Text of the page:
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THE BOOK -Harry Potter & The Prisoner Of Azkaban
by J.K. Rowling
Bk. #3 of Harry Potter
First published in 1999 by Bloomsbury
Genre: Middle Grade Fantasy
Avg. Rating: 4/5 stars
EDITION I PURCHASED -Paperback, 435 pages
Published in 2013 by Scholastic
My Rating: 5/5 stars
THE PLOT -For twelve long years, the dreaded fortress of Azkaban held an infamous prisoner named Sirius Black. Convicted of killing thirteen people with a single curse, he was said to be a dedicated follower of the Dark Lord, Voldemort. Now he's escaped. And the Azkaban guards heard Black muttering in his sleep, "He's at Hogwarts... he's at Hogwarts." Is he coming for Harry?
Harry Potter isn't safe, not even within the walls of his magical school, surrounded by his friends. Because on top of it all, there may be a traitor in their midst.
Harry Potter & The Prisoner Of Azkaban is definitely my favourite installment in the Harry Potter series. With the introduction of a couple new characters, as well as new dangers lurking around every corner, Harry, Ron, and Hermione's third year at Hogwarts proves to be just as much of a whirlwind as the previous two. Emotions run high as stubbornness overtakes logic, and the rollercoaster that Rowling takes her characters on this time around is bordering on cruel. This novel is, in a lot of ways, darker than the previous installments, and it's from here that the series starts encroaching onto YA territory, rather than being middle grade fiction.
The characters themselves go through another astonishing transformation in this novel. Despite having always acted older than their age accounts for, Harry, Ron, and Hermione have grown up even more this year. Despite knowing that Sirius Black wants to kill him, Harry doesn't panic. He always manages to keep a cool head, even in the most terrifying situations, and it's impossible not to love him. His age puts him at a disadvantage in a lot of ways, but his attitude and relentlessness always finds a way around the most obstructive of obstacles.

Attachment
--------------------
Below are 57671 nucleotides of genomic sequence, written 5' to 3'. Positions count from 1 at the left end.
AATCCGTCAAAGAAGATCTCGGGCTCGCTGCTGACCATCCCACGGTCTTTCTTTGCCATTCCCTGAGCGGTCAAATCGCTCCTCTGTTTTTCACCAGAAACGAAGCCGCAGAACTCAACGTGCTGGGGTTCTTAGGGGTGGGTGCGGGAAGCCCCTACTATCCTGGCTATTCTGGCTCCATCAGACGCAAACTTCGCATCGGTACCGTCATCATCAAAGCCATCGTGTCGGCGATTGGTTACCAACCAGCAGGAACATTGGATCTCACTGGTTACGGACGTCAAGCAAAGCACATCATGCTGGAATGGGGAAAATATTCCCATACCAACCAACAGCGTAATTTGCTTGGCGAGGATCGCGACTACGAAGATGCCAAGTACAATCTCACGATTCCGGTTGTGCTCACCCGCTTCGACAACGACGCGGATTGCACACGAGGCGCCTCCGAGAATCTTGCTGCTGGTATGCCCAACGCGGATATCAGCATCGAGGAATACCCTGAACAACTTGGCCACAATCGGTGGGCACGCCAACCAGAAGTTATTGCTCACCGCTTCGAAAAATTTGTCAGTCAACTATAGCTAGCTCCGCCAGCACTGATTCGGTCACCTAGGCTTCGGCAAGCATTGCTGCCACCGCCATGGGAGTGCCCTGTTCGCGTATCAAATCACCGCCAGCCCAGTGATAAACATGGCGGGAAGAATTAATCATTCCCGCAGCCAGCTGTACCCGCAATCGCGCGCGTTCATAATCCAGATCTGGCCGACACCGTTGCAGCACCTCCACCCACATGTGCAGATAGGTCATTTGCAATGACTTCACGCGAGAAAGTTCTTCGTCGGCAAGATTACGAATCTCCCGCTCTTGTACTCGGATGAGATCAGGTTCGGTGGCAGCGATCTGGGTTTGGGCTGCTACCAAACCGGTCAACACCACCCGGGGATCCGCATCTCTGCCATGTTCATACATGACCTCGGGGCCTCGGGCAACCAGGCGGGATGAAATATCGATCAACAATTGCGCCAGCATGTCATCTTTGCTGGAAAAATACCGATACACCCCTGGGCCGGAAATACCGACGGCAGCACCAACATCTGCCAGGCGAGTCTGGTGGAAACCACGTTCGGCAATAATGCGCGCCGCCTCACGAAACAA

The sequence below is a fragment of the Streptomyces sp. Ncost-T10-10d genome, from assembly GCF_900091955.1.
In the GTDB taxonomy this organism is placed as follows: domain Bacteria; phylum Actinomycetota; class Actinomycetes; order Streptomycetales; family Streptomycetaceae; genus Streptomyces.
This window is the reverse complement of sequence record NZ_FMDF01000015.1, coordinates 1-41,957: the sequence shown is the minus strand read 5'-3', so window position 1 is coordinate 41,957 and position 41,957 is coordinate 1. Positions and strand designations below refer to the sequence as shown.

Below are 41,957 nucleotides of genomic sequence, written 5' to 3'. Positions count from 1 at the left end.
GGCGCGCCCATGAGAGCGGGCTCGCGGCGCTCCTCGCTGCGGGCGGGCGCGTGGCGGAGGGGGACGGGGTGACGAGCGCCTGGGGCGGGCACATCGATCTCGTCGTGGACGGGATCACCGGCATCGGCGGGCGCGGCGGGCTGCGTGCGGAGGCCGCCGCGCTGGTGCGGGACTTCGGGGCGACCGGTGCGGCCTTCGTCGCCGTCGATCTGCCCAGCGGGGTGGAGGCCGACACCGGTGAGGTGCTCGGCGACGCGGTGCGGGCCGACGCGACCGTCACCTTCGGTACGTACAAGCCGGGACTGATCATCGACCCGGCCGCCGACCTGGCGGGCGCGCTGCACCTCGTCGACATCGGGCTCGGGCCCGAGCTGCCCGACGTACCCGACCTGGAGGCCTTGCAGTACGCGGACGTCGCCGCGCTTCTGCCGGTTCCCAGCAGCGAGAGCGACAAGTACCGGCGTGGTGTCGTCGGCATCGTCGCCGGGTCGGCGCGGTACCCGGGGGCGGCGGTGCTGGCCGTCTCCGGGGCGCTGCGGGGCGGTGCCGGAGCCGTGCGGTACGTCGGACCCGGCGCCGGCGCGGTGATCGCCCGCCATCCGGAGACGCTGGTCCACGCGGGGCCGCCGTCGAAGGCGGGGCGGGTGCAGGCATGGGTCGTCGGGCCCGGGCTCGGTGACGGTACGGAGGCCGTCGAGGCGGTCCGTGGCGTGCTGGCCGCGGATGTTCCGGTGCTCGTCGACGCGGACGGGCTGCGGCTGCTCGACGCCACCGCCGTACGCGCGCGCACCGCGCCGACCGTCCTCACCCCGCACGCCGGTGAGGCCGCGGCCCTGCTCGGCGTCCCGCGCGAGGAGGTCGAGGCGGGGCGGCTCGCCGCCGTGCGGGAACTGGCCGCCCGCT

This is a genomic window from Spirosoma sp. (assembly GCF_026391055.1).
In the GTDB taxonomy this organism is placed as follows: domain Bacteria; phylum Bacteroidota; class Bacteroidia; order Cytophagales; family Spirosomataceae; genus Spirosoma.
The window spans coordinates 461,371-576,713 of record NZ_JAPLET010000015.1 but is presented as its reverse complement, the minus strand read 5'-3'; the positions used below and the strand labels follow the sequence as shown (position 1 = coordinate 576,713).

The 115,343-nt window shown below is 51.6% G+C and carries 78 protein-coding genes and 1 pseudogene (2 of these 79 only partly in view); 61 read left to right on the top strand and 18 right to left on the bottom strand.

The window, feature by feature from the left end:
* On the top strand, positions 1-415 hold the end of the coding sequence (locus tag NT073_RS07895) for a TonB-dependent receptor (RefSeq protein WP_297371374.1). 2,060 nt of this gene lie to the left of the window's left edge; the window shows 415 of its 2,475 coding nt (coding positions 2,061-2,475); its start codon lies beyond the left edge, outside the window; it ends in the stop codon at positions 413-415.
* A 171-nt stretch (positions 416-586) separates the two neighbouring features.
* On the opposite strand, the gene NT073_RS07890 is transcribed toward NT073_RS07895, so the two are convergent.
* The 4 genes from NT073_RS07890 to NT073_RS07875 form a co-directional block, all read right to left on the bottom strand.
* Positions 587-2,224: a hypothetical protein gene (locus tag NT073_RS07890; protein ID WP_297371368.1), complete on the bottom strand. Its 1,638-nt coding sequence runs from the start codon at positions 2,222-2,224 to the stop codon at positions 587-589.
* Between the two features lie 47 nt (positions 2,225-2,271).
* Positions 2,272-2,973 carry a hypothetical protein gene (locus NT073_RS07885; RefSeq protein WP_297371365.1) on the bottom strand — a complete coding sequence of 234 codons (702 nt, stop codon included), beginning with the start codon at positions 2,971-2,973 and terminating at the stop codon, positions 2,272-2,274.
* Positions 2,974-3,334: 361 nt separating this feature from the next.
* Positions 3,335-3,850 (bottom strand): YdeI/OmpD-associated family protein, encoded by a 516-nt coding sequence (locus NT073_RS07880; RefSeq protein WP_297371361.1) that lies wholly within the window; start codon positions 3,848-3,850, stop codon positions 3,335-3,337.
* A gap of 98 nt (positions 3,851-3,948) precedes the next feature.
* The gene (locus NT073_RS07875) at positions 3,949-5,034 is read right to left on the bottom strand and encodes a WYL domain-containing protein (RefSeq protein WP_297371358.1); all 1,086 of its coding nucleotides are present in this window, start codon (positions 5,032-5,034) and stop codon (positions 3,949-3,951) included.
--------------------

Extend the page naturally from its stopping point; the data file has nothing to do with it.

The introduction of Professor Remus Lupin, the new Defense Against the Dark Arts teacher, was a fantastic move by J.K. Rowling. Lupin is difficult to dislike. He treats all of his students like adults when it comes to his classes, and he always has everyone's best interests at heart. The surprising twist we discover towards the end of the novel didn't change my opinion about him - if anything, it made me like him even more.
This novel reminds us that Hogwarts is, in fact, a school, and not just a place where danger can jump out at any given moment. We see a lot more of the lessons, and we get more in-depth details about the Quidditch matches, too. I adore this sport played on broomsticks, so experiencing the exhilaration through Rowling's writing always makes me smile. We also learn a little more about Harry's parents and their past, and it definitely added a little more depth to a few of the characters in this novel. Witht he introduction of Hogsmeade - an all-wizarding village close to Hogwarts - we also spend a little time outside of the school. Exploring new areas is always fun, and Rowling has a way with descriptions that never fails to make you feel as though you're actually there.
Overall, Harry Potter & The Prisoner Of Azkaban is an absolutely stellar novel. Though it's a little darker in places than the previous installments, the intensity of the situation makes for a fantastic read. If you haven't started this series, what are you waiting for?